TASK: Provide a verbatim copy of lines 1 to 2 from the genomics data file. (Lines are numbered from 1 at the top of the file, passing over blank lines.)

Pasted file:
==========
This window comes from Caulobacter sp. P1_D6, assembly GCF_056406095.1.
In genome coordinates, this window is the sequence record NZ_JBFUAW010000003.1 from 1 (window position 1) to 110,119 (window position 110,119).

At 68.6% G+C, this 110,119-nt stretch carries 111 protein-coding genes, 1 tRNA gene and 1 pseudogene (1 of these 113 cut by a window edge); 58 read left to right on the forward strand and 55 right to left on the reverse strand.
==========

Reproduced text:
This window comes from Caulobacter sp. P1_D6, assembly GCF_056406095.1.
In genome coordinates, this window is the sequence record NZ_JBFUAW010000003.1 from 1 (window position 1) to 110,119 (window position 110,119).